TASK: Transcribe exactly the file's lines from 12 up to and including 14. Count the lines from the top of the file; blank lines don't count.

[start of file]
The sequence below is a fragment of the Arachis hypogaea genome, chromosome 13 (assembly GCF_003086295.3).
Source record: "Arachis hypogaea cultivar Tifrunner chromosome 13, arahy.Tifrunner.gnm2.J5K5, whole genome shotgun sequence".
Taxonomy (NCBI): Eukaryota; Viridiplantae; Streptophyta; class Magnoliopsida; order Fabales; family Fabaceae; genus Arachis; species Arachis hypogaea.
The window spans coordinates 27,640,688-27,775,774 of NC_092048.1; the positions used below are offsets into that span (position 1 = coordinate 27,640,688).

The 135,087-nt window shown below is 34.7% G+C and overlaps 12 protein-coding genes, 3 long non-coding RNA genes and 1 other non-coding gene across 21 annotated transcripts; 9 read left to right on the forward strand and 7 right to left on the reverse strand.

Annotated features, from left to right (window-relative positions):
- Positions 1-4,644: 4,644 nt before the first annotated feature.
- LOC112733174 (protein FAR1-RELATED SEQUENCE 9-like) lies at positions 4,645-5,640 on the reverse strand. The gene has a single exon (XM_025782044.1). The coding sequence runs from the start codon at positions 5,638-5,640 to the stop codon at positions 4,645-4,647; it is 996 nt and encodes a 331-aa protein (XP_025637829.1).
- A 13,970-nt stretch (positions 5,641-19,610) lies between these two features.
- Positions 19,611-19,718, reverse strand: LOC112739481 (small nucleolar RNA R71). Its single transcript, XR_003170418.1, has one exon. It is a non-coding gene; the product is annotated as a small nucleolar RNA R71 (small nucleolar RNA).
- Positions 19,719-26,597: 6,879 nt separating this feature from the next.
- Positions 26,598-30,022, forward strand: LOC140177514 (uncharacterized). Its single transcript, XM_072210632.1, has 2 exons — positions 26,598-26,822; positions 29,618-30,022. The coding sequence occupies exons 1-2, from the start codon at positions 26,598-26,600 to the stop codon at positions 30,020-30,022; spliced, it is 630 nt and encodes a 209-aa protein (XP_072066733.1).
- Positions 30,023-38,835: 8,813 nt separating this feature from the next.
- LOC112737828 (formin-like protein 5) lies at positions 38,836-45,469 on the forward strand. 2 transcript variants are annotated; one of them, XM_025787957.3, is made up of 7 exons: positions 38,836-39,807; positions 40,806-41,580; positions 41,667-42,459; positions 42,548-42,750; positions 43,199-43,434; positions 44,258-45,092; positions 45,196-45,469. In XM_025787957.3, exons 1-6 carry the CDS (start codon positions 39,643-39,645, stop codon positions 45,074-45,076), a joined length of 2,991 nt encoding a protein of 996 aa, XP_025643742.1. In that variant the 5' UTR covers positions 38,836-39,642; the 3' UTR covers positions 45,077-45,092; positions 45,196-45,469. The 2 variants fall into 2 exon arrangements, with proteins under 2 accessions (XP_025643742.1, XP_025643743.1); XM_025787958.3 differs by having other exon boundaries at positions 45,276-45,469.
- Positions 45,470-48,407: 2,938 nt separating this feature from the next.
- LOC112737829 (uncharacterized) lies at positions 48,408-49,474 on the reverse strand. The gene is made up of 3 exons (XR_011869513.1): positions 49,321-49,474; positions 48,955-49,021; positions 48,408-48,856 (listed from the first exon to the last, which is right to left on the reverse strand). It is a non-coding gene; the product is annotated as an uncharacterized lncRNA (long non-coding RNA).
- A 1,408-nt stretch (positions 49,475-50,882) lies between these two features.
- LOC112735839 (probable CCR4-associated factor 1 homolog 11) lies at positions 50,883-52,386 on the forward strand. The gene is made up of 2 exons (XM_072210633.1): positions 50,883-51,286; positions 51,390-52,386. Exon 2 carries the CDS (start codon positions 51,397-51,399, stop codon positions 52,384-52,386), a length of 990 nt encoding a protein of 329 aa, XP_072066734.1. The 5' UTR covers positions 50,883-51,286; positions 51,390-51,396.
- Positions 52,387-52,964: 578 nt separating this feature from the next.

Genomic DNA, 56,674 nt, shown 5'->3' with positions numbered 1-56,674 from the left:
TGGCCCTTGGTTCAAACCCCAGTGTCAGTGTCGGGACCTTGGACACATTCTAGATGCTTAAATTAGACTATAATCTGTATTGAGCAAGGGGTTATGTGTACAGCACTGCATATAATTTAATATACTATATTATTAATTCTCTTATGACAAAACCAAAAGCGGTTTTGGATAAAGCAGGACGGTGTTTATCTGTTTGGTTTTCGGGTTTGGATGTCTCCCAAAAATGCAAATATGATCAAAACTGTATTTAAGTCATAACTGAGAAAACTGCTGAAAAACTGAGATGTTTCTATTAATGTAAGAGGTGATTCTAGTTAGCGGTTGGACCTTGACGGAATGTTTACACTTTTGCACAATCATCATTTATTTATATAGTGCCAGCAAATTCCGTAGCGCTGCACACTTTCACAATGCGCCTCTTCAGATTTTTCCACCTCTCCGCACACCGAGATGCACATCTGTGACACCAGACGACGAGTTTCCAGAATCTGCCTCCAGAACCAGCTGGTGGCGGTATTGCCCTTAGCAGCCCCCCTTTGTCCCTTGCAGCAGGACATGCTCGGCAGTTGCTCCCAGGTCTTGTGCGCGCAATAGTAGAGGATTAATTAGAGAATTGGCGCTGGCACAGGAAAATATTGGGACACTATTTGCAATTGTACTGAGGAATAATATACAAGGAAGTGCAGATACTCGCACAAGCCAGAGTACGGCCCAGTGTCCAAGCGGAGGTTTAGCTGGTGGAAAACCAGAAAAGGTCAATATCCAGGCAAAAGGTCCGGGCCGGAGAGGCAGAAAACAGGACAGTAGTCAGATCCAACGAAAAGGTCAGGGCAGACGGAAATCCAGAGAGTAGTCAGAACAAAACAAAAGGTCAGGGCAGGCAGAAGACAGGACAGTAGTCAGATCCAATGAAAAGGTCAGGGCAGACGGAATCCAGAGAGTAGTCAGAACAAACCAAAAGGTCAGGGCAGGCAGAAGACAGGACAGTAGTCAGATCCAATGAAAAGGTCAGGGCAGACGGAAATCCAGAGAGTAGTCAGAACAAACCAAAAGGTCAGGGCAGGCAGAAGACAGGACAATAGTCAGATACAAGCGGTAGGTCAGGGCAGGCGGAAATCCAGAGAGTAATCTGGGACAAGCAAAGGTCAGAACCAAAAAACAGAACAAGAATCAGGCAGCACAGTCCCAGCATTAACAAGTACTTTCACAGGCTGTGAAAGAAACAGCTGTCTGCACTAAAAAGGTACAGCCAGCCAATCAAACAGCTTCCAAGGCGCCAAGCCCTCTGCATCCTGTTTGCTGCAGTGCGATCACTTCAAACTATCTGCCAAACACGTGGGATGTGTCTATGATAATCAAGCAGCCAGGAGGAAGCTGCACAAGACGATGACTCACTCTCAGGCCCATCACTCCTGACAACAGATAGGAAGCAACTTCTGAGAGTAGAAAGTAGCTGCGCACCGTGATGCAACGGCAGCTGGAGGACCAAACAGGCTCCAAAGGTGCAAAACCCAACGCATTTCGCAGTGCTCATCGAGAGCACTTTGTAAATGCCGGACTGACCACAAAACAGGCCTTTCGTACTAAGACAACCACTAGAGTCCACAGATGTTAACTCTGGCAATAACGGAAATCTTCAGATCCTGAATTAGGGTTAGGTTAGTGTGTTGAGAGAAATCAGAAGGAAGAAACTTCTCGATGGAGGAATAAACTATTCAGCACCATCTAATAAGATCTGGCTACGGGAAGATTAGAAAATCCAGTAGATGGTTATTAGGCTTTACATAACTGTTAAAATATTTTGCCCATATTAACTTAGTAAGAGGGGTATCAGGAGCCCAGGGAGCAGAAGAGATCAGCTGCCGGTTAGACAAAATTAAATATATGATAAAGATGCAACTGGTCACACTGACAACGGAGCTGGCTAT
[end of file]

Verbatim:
- Positions 26,598-30,022, forward strand: LOC140177514 (uncharacterized). Its single transcript, XM_072210632.1, has 2 exons — positions 26,598-26,822; positions 29,618-30,022. The coding sequence occupies exons 1-2, from the start codon at positions 26,598-26,600 to the stop codon at positions 30,020-30,022; spliced, it is 630 nt and encodes a 209-aa protein (XP_072066733.1).
- Positions 30,023-38,835: 8,813 nt separating this feature from the next.
- LOC112737828 (formin-like protein 5) lies at positions 38,836-45,469 on the forward strand. 2 transcript variants are annotated; one of them, XM_025787957.3, is made up of 7 exons: positions 38,836-39,807; positions 40,806-41,580; positions 41,667-42,459; positions 42,548-42,750; positions 43,199-43,434; positions 44,258-45,092; positions 45,196-45,469. In XM_025787957.3, exons 1-6 carry the CDS (start codon positions 39,643-39,645, stop codon positions 45,074-45,076), a joined length of 2,991 nt encoding a protein of 996 aa, XP_025643742.1. In that variant the 5' UTR covers positions 38,836-39,642; the 3' UTR covers positions 45,077-45,092; positions 45,196-45,469. The 2 variants fall into 2 exon arrangements, with proteins under 2 accessions (XP_025643742.1, XP_025643743.1); XM_025787958.3 differs by having other exon boundaries at positions 45,276-45,469.